Quiz about Hiya Cat 1940s Slang
Quiz about Hiya Cat 1940s Slang

Hiya Cat! 1940s Slang Trivia Quiz


1940 in the USA was dotty at times, and could blow your wig, so let's take a gander at some of that decade's slang.

A multiple-choice quiz by beergirllaura. Estimated time: 3 mins.
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Time
3 mins
Type
Multiple Choice
Quiz #
315,391
Updated
Aug 03 22
# Qns
10
Difficulty
Easy
Avg Score
8 / 10
Plays
2942
Awards
Top 5% quiz!
Last 3 plays: Guest 50 (8/10), Guest 204 (9/10), griller (9/10).
This quiz has 2 formats: you can play it as a or as shown below.
Scroll down to the bottom for the answer key.
1. The doorbell rings and Millie opens the door to see Harold grinning like a hepcat. "Gimme a buzz, angel cake," Harold says. Just what is it Harold wants? Hint

a kiss
a telephone
a piece of cake
a cigarette

2. After a quick buzz, Millie twirls around, showing off her new dress. Harold whistles, then says "What a dilly! You are togged to the bricks." What does Harold mean to say she is? Hint

surrounded by bricks
dressed up
looking messy
ready for work

3. "Let's make tracks," Harold says, handing Millie her sweater. Shrugging into her mohair sweater, Millie says "Hold a tick. Let me douse the glim." What did Millie want to do? Hint

Find her purse
Close the closet
Lock the door
Turn off the light

4. "Say bunny boy, how about a fizz?" Millie asks. "Sure thing, fly chick," Harold replies, "I'm rolling in beans." Just what did Harold have? Hint

beans
dice
pebbles
pocket change

5. "This joint is so Fifth Avenue," Millie says, looking at the groovy mirror over the bar. "Hey apron," Harold calls, "gimme a fizz and a cow juice." Turning on his barstool he adds, "And crank up the piccolo." What is a piccolo? Hint

air-conditioning
band
ice-machine
jukebox

6. With Doctor Sausage and his Five Porkchops playing the irresistible "Wham", Millie grabs Harold's hand. "This song sends me. It's a gasser. Let's jump!" Harold grins and jumps off his barstool. What are they going to do? Hint

go back home
eat dinner
perform acrobatics
dance

7. "Phew," Harold says, swiping one hand down his face, "that was murder! I'm starved. How about you, duchess?" "I could bash," Millie says and waves at the apron. "Hey Pops, how about another fizz and cow juice, and some of your artillery?" When the food arrives, they dig right in. But into what? Hint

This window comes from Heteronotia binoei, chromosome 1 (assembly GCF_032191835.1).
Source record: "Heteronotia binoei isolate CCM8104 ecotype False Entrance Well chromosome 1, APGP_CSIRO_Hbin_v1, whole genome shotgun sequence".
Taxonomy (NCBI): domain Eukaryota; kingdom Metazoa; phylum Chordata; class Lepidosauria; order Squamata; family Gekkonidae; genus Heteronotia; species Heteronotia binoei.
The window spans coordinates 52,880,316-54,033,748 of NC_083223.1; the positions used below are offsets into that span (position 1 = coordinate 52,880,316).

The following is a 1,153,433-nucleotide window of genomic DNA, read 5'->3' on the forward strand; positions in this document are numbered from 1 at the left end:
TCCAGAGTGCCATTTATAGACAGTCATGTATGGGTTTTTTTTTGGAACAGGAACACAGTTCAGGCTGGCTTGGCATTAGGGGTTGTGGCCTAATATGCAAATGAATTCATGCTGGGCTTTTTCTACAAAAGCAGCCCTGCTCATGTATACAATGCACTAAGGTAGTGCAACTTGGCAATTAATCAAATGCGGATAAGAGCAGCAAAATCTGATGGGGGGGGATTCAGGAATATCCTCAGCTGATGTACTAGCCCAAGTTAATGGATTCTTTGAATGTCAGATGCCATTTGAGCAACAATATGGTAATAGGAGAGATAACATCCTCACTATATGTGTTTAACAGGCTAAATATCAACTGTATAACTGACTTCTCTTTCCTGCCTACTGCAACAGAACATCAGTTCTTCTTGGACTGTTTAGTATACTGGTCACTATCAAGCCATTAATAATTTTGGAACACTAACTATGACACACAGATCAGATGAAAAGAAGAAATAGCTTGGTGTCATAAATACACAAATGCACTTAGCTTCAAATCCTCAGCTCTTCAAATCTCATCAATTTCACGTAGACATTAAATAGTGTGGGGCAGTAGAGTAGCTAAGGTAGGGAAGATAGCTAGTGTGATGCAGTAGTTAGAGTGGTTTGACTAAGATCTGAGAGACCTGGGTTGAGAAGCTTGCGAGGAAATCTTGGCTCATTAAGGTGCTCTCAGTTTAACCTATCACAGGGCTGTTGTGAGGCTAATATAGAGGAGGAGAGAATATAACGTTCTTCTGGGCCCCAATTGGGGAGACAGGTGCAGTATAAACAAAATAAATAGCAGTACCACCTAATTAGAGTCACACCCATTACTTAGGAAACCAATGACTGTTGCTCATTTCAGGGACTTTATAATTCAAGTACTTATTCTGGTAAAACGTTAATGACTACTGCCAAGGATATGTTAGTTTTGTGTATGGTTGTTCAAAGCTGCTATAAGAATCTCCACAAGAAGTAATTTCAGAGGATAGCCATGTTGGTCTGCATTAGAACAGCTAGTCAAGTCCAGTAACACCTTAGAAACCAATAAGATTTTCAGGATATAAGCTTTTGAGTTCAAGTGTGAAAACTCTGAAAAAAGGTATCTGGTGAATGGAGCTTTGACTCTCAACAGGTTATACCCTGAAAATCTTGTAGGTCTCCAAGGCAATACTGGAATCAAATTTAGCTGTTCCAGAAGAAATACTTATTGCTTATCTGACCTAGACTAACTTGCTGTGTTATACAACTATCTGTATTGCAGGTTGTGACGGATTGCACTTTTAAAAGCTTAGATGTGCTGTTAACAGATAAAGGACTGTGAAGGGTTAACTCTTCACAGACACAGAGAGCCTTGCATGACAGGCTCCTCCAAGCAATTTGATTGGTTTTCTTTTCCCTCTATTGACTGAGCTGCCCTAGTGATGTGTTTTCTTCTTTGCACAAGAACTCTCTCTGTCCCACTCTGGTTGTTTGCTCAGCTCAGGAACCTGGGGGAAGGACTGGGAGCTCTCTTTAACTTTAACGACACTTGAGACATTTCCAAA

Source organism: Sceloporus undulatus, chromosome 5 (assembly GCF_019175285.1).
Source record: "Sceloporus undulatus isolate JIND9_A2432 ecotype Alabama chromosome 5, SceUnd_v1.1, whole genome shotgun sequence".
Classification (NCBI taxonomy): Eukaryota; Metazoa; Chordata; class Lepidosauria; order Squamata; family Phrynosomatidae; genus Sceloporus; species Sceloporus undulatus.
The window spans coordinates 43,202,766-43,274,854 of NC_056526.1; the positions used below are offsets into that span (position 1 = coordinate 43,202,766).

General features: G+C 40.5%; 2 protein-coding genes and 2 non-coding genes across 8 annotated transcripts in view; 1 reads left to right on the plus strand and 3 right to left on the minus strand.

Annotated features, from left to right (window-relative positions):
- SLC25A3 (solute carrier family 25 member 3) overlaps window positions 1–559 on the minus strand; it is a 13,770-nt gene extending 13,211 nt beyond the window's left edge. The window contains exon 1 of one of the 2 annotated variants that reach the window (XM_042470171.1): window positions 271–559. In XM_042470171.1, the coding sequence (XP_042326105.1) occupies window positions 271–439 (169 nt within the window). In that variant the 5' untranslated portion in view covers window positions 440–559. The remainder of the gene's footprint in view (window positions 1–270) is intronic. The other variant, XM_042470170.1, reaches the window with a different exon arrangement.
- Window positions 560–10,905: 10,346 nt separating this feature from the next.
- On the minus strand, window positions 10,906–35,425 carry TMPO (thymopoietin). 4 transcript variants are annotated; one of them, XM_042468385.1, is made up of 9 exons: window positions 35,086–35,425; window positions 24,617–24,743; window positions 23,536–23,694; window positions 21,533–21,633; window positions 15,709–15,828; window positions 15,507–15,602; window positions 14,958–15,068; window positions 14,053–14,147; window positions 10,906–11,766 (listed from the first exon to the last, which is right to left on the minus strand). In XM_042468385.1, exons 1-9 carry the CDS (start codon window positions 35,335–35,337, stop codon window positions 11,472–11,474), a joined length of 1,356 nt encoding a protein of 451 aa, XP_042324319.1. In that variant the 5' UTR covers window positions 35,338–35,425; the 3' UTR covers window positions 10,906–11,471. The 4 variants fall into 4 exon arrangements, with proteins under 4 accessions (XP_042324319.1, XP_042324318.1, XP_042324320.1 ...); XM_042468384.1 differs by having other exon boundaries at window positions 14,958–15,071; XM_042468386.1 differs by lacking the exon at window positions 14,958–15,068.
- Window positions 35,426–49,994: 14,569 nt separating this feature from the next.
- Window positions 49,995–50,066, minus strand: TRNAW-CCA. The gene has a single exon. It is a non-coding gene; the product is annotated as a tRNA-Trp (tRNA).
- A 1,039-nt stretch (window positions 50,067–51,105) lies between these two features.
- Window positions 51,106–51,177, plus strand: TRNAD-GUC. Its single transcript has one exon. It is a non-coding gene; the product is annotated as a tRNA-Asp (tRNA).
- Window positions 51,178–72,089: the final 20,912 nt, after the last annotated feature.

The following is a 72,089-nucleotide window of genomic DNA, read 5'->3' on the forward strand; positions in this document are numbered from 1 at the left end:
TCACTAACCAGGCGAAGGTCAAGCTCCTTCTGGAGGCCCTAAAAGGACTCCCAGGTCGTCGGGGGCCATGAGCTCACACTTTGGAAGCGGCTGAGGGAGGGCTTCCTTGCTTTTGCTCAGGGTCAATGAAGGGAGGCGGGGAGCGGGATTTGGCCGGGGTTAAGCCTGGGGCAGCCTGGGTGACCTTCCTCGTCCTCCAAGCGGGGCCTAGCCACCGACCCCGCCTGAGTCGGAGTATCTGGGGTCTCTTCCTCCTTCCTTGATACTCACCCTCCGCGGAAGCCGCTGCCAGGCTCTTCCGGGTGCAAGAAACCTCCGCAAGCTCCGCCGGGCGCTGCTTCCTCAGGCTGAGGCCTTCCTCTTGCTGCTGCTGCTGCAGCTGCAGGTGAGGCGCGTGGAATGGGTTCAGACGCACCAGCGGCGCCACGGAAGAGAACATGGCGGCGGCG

french fries
corned beef hash
baked beans
pickled eggs

8. "What's tickin' chicken," Harold asks, hooking elbows with Millie. "Ready to get back to the roost?" "Don't be a herkle," Millie says. "I'm nowhere near ready for nod. Let's dust this place and hit the crunchy." What's crunchy? Hint

the pavement
another bar
the park
a dance hall

9. Strolling along the crunchy, the sunset turning the sky almost purple, Harold conks himself on the back of his head and says, "I just blew my think box." Millie laughs and says "Duck soup." Harold swings her around to head back the way they'd come. "Let's go get the percolator." What are they getting? Hint

a babysitter
an automobile
a carnival drink
an umbrella

10. With Millie's head resting on his shoulder, Harold says, "As snazzy and rare as you look tonight, I'm taking you to see 'Citizen Kane' at the cinema." Millie squeals with delight, then sighs. "We'll never get in." "Gotcha there, Millie-filly. I know the stud with the ducks. We're going." What are ducks? Hint

popcorn
small waterfowl
admission tickets
newspapers


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Quiz Answer Key and Fun Facts
1. The doorbell rings and Millie opens the door to see Harold grinning like a hepcat. "Gimme a buzz, angel cake," Harold says. Just what is it Harold wants?